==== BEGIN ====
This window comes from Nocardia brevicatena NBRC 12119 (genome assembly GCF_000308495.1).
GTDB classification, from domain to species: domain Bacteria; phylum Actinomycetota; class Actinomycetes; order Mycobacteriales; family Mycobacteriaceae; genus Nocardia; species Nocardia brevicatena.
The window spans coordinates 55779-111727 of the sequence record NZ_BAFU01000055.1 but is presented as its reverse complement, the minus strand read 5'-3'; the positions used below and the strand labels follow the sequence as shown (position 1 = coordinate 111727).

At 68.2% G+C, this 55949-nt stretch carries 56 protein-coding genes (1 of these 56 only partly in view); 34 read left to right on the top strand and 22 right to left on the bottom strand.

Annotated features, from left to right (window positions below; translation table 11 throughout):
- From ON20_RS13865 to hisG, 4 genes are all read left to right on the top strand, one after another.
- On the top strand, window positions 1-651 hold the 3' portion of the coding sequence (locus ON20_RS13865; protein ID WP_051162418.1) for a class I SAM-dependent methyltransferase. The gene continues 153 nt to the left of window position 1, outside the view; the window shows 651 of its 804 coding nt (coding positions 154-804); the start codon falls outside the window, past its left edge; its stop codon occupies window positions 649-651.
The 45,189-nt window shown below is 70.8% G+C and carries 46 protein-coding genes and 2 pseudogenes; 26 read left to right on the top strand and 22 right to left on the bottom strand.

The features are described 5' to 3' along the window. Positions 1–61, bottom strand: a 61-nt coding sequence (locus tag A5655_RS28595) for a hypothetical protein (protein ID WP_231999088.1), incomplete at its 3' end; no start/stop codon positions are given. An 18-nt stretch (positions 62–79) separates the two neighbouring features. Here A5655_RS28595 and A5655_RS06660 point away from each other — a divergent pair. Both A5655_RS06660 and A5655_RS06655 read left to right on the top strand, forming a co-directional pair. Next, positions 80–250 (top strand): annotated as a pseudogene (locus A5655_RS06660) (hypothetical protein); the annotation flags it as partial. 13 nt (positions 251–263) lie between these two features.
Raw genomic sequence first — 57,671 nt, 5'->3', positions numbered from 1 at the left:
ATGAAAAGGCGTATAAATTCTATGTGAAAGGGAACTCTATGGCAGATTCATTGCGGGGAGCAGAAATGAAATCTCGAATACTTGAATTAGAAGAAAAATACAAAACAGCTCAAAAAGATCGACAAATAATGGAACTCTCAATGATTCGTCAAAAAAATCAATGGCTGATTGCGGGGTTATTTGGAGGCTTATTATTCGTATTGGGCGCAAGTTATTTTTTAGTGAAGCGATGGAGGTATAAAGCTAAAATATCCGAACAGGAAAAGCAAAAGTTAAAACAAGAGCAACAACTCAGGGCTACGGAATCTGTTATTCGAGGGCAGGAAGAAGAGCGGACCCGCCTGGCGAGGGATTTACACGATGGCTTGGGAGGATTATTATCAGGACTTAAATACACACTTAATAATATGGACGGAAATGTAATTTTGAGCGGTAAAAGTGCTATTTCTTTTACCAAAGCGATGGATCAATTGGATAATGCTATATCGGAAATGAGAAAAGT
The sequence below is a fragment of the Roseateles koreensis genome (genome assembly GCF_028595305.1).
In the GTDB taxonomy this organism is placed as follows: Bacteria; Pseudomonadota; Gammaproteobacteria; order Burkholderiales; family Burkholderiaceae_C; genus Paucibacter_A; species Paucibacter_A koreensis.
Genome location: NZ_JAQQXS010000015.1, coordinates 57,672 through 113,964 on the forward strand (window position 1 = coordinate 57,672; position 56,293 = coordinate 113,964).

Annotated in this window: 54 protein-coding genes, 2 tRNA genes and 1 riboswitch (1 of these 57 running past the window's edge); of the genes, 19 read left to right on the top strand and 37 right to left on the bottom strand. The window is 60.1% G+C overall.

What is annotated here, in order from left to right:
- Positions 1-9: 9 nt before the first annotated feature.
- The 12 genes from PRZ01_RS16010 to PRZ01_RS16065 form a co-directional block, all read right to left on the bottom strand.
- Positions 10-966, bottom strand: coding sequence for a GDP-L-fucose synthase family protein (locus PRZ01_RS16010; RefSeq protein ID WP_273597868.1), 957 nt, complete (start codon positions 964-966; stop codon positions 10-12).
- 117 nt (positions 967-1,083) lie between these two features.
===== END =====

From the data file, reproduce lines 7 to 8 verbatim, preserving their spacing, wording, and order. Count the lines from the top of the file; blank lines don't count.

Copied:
- On the top strand, window positions 1-651 hold the 3' portion of the coding sequence (locus ON20_RS13865; protein ID WP_051162418.1) for a class I SAM-dependent methyltransferase. The gene continues 153 nt to the left of window position 1, outside the view; the window shows 651 of its 804 coding nt (coding positions 154-804); the start codon falls outside the window, past its left edge; its stop codon occupies window positions 649-651.
The 45,189-nt window shown below is 70.8% G+C and carries 46 protein-coding genes and 2 pseudogenes; 26 read left to right on the top strand and 22 right to left on the bottom strand.